But it’s the sound that matters. Allow me to get rather subjective as I describe what I hear when working with the Converts. Most importantly, I am not annoyed or tired out by these converters, and I just love listening to sounds through them for long stretches. I’m fascinated with three- dimensionality and space in recordings, and with the Converts, I am hearing convincing dimensionality. Sounds become sculptural. The low end is not just “phat” or whatever the latest adjective is — it takes on boulder-like qualities. At slow tempos, I can see what I have come to call “sonic asteroids” in orbit as bass sounds enter the room. The mids are not just “detailed” or “etched” — they’re tactile. It’s as if I’m running my hands over the sounds. Tweaking the mids with my console’s API 550A EQs feels more like working with tangible materials — fabric and stone rather than sound. And the high-end is wide open, not hyped or sizzly, and not toned down either (a trick I’m convinced certain converter designers use to hide harshness). That openness lets the reverbs really do their thing, such that the spaces are as vast as you’d like them to be. Lastly, theConvert is good all the way to 192 kHz, where so many modern converters fall to pieces sonically. I could go on, but I think you get a sense of my subjective experience using the Converts. You’ll have to hear them for yourself to see if they speak to your sensibilities, though I’m guessing they will, because whatever I put into them sounded great coming out.
Other reasons to get excited about the Converts are the feature sets. The stereoConvert-2 has a hard-bypassable potentiometer that lets you hook the unit up directly to a pair of speakers; a front-panel input switch for instant monitoring of multiple digital sources (ADAT, USB, 2 × AES/SPDIF, TOSLINK); instant calibration of levels from a single button (-14, -16, or -18 dBFS); high-resolution meters with clipping indicators that are triggered by three consecutive samples at maximum; digital “Thru” outputs of the AES/SPDIF inputs for feeding other devices; and a “USB Upstream Return” facility to route AES/SPDIF input 2 to the host DAW. The latter two features allow you to simultaneously monitor a digital stream and send it to another destination (like a digital meter) or back to the DAW for recording — or even send a separate stream, like a pre-processed version of the mix, back to the DAW. The Convert-8 forgoes the output trim (for obvious reasons), high-resolution meters, and the USB return; but it holds on to all the other features, including AES/SPDIF Thru outputs and clipping indicators. (It’s worth noting that USB integration is driverless for both Converts on Mac OS. A Windows USB driver for the Convert-2 is available as a download.)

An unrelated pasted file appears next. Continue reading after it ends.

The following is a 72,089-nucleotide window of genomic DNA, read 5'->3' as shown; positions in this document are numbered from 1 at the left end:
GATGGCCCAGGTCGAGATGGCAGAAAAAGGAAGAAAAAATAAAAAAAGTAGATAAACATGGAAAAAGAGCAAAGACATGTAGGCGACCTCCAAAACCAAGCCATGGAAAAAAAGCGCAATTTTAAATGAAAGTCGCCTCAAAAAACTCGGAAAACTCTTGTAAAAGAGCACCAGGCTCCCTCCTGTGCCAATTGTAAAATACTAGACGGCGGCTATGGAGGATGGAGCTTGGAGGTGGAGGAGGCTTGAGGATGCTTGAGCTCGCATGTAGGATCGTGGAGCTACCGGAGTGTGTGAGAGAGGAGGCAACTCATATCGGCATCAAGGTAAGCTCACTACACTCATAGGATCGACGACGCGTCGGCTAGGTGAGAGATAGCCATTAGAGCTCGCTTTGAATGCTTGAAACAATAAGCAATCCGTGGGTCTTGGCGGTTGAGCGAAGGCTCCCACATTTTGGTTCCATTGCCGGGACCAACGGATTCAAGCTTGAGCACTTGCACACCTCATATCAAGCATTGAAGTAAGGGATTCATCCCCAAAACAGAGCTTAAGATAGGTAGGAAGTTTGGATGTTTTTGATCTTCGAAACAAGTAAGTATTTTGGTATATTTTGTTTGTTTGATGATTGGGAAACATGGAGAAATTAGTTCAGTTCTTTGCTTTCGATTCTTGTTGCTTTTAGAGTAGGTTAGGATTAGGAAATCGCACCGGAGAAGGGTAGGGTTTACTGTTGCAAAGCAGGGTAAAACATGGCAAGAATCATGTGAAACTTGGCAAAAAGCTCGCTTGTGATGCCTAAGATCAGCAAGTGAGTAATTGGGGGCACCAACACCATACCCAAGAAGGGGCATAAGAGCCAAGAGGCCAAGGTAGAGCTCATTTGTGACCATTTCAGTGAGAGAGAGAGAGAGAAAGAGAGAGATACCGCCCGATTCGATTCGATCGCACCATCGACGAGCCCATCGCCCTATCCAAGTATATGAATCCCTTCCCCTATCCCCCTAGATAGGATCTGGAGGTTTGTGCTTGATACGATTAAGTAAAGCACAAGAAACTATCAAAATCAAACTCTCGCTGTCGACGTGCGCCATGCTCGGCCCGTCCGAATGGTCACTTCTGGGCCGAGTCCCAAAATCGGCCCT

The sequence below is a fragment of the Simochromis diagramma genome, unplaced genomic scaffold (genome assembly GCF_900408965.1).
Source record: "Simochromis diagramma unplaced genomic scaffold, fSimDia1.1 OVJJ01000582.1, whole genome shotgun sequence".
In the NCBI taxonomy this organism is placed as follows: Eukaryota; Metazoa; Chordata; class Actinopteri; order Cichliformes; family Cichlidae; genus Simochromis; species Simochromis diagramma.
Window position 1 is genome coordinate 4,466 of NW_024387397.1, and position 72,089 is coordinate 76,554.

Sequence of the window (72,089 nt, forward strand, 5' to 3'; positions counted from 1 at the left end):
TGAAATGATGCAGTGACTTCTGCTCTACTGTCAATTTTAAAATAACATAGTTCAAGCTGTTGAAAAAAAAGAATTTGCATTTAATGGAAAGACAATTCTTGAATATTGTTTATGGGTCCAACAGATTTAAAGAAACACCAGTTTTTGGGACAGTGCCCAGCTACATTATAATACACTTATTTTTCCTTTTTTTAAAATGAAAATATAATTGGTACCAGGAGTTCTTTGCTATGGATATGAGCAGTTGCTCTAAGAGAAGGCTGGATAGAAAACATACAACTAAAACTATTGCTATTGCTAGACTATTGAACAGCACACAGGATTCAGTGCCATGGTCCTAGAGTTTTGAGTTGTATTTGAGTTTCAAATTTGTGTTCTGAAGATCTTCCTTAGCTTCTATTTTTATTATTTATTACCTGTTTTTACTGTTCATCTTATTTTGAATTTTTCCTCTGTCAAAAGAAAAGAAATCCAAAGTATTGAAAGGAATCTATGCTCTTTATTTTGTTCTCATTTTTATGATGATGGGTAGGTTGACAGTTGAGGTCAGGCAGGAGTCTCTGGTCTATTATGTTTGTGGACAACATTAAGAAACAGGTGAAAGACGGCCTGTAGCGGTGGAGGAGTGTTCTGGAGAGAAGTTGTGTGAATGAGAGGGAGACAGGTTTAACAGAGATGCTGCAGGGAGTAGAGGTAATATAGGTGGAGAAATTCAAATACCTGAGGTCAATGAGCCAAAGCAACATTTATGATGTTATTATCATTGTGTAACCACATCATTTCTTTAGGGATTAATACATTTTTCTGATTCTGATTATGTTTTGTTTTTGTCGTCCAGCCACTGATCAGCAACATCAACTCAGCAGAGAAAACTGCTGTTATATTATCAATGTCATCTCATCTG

One of the best things I discovered is that DB-25 and ADAT connectors allow you to easily incorporate the Convert-8 into so-called “legacy” systems. You could, for example, buy an old Digidesign 192 Digital I/O and an old HD card, pop the card into a used Mac Pro, and have the best sounding multichannel digital conversion available running on a cheap Pro Tools HD system — for a fraction of the cost of a new PT rig. If you already own an older HD system, or even an older ADAT- equipped Digi 002, 003, or similar, the Convert-8 might be the best way to spend your money right now.
No, the Converts are not cheap, but they’re not ridiculously expensive either. Yes, there are converters out there that will cost a lot less per channel, but as far as I can tell (and I’ve really looked and listened), there are very few stereo units that will sound as good as the Convert-2, and (I will go on record here) no multichannel converters that can top the Convert-8.
Todd Whitelock: I was fortunate enough to have heard the Convert-8 in its final R&D phase and was asked by producer Fab Dupont and Dangerous president Bob Muller to do a shootout with it. So I recalled a finished mix that had been done in the same room at Flux Studios using another brand (previously my favorite) DAC, reprinted that, and then swapped in two Convert-8 units. The sound was immediately more vivid, and had a wider and deeper stereo image, with a perceptible space around each instrument. The panning sounded more defined, and everything sat better in the mix; and the track just felt better overall. The low end was pronounced much more, and the separation of kick drum and acoustic bass alone improved so dramatically, that I knew I wanted that sound for a project I had recently recorded — Christian McBride Trio, Live at the Village Vanguard. I asked Bob if the production Convert-8 would be ready by spring, and he said he’d make it happen — and he did.
Going into the project, Christian wanted a sound “realistic” to what the audience would experience, so there would be no mistaking the Vanguard’s iconic acoustics. We recorded two sets every night for a week of the Trio’s performances, so he had a lot of incredible material to choose from. That was the hard part; mixing was the easy part. After cleaning up tom mics and doing some rides on the audience mics, the music really ended up mixing itself, because the Trio’s amazing interplay and dynamics were so naturally balanced.